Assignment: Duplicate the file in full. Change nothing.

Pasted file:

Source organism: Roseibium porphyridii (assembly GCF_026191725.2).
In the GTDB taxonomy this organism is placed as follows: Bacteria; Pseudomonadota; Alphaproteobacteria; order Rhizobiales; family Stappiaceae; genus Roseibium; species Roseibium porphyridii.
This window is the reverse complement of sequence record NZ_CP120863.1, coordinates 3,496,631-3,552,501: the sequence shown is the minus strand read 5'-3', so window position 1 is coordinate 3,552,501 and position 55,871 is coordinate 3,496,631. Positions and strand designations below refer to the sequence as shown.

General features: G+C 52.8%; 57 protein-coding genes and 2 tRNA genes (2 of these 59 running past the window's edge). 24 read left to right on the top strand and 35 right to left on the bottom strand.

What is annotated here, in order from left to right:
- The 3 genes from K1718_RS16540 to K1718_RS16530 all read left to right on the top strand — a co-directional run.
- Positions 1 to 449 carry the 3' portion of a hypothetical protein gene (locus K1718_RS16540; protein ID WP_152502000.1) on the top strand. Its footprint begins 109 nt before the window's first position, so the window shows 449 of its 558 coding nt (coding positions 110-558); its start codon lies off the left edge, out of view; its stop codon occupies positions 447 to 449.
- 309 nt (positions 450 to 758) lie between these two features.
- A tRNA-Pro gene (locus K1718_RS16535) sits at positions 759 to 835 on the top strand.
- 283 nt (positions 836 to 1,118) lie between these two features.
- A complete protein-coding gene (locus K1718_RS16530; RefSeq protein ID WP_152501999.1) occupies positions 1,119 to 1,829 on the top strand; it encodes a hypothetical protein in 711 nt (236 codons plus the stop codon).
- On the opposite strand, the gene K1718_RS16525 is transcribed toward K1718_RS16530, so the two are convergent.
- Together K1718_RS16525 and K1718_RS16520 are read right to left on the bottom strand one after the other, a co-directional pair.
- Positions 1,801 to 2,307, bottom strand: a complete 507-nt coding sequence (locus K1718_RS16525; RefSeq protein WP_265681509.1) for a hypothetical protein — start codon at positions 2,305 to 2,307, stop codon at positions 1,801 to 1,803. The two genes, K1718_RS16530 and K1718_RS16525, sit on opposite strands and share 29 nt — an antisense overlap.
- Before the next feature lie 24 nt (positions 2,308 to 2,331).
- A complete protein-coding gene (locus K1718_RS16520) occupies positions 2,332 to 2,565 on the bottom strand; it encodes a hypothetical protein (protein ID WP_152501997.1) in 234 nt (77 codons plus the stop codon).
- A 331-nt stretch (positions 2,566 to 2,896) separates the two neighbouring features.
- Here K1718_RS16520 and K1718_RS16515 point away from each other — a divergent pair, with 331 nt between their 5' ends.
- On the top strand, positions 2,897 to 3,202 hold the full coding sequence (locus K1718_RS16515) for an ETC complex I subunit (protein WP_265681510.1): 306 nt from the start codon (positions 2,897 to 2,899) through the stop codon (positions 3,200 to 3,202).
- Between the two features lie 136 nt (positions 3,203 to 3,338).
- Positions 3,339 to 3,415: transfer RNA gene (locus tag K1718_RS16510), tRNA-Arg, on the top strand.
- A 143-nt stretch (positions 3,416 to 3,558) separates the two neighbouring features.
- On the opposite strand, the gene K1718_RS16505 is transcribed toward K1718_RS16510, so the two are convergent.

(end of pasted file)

Source organism: Roseibium porphyridii (assembly GCF_026191725.2).
In the GTDB taxonomy this organism is placed as follows: Bacteria; Pseudomonadota; Alphaproteobacteria; order Rhizobiales; family Stappiaceae; genus Roseibium; species Roseibium porphyridii.
This window is the reverse complement of sequence record NZ_CP120863.1, coordinates 3,496,631-3,552,501: the sequence shown is the minus strand read 5'-3', so window position 1 is coordinate 3,552,501 and position 55,871 is coordinate 3,496,631. Positions and strand designations below refer to the sequence as shown.

General features: G+C 52.8%; 57 protein-coding genes and 2 tRNA genes (2 of these 59 running past the window's edge). 24 read left to right on the top strand and 35 right to left on the bottom strand.

What is annotated here, in order from left to right:
- The 3 genes from K1718_RS16540 to K1718_RS16530 all read left to right on the top strand — a co-directional run.
- Positions 1 to 449 carry the 3' portion of a hypothetical protein gene (locus K1718_RS16540; protein ID WP_152502000.1) on the top strand. Its footprint begins 109 nt before the window's first position, so the window shows 449 of its 558 coding nt (coding positions 110-558); its start codon lies off the left edge, out of view; its stop codon occupies positions 447 to 449.
- 309 nt (positions 450 to 758) lie between these two features.
- A tRNA-Pro gene (locus K1718_RS16535) sits at positions 759 to 835 on the top strand.
- 283 nt (positions 836 to 1,118) lie between these two features.
- A complete protein-coding gene (locus K1718_RS16530; RefSeq protein ID WP_152501999.1) occupies positions 1,119 to 1,829 on the top strand; it encodes a hypothetical protein in 711 nt (236 codons plus the stop codon).
- On the opposite strand, the gene K1718_RS16525 is transcribed toward K1718_RS16530, so the two are convergent.
- Together K1718_RS16525 and K1718_RS16520 are read right to left on the bottom strand one after the other, a co-directional pair.
- Positions 1,801 to 2,307, bottom strand: a complete 507-nt coding sequence (locus K1718_RS16525; RefSeq protein WP_265681509.1) for a hypothetical protein — start codon at positions 2,305 to 2,307, stop codon at positions 1,801 to 1,803. The two genes, K1718_RS16530 and K1718_RS16525, sit on opposite strands and share 29 nt — an antisense overlap.
- Before the next feature lie 24 nt (positions 2,308 to 2,331).
- A complete protein-coding gene (locus K1718_RS16520) occupies positions 2,332 to 2,565 on the bottom strand; it encodes a hypothetical protein (protein ID WP_152501997.1) in 234 nt (77 codons plus the stop codon).
- A 331-nt stretch (positions 2,566 to 2,896) separates the two neighbouring features.
- Here K1718_RS16520 and K1718_RS16515 point away from each other — a divergent pair, with 331 nt between their 5' ends.
- On the top strand, positions 2,897 to 3,202 hold the full coding sequence (locus K1718_RS16515) for an ETC complex I subunit (protein WP_265681510.1): 306 nt from the start codon (positions 2,897 to 2,899) through the stop codon (positions 3,200 to 3,202).
- Between the two features lie 136 nt (positions 3,203 to 3,338).
- Positions 3,339 to 3,415: transfer RNA gene (locus tag K1718_RS16510), tRNA-Arg, on the top strand.
- A 143-nt stretch (positions 3,416 to 3,558) separates the two neighbouring features.
- On the opposite strand, the gene K1718_RS16505 is transcribed toward K1718_RS16510, so the two are convergent.